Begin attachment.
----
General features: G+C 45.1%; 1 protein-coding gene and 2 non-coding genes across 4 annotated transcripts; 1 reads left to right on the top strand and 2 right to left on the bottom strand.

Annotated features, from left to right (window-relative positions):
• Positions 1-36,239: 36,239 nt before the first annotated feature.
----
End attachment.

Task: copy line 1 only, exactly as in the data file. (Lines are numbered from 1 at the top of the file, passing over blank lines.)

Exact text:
General features: G+C 45.1%; 1 protein-coding gene and 2 non-coding genes across 4 annotated transcripts; 1 reads left to right on the top strand and 2 right to left on the bottom strand.